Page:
Given the political record of the Belarus Free Theatre and its overt references to the war in Ukraine in this creation, Canine of Europe simply cannot be noticed as theatre by itself. It is art, activism and theatrical disruption, at once.
Owning been executed clandestinely in garages and warehouses in Minsk, it feels introduced on this large-scale phase. Like a genie escaping from a bottle, there is a wonderful eruption of audio and spectacle. Big, haunting, discordant tracks and audio by Mark and Marichka Marczyk of Balaklava Blues increase to fill the auditorium. Maria Sazonova’s choreography is arresting in its acrobatic drama, with movements like orchestrated armed forces routines or assaults, and made up of a intense, fulminating physicality. A back display for projections (with video structure by Richard Williamson) starts as a roving camera from a laptop game, which presents the display an unstable, lurching excellent and appears to be built to discombobulate its audience.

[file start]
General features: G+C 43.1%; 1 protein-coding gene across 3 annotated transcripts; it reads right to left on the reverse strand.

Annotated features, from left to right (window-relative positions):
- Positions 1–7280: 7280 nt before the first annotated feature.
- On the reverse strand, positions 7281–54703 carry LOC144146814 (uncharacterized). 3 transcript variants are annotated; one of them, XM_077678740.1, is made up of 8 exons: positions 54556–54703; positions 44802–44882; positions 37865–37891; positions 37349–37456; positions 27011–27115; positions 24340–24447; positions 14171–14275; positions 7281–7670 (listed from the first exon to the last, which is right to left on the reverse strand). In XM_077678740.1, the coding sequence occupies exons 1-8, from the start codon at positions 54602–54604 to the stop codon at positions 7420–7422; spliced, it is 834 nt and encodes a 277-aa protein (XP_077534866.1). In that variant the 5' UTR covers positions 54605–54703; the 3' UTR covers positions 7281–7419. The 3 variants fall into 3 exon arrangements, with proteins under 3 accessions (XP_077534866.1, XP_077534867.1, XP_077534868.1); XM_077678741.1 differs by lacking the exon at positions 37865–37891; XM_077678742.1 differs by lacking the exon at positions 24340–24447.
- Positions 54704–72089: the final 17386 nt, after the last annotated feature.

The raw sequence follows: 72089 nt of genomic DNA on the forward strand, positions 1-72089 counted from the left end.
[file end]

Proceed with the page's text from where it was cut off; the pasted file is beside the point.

Each individual member of the ensemble has put in time in jail and their orchestrated movements engage in out street protests, battles, rape and murder. Inert bodies are dragged off phase, time and all over again. Intentionally cartoonish violence reveals people shot at issue-blank vary and bouncing back again up.
Primarily based on a dystopian novel by Alhierd Bacharevic which is banned in Belarus, the tale moves from 2019 to 2049 and depicts a earth in which Russia has taken above various nations around the world to develop into a dictatorial superstate. There is a crystal clear feeling of a related landmass that underlines the reality that Belarus – and Ukraine – are not individual geographic entities less than siege but part of the observing environment around them.
The script is characteristically meandering, with scenes that appear more like a collection of skits. Surtitles display screen a stream of text, scarcely stopping for breath. Fairytale imagery is blended with absurdist humour and indirect dialogue which has the disjointed feeling of a fever dream. These things sense like disruptions – mirroring the illogicality of dictatorships – but the general outcome is breathtaking in spectacle and entire of a gruelling tedium, developed to frustrate and defy logic.
The end of the drama segues into a postscript about Ukraine with a immediate deal with from Natalia Kaliada (who directs along with Nicolai Khalezin) about what Britain could – and must – be executing in reaction. Like the demonstrate by itself, it feels like an urgent, enraged, annoying and required affront.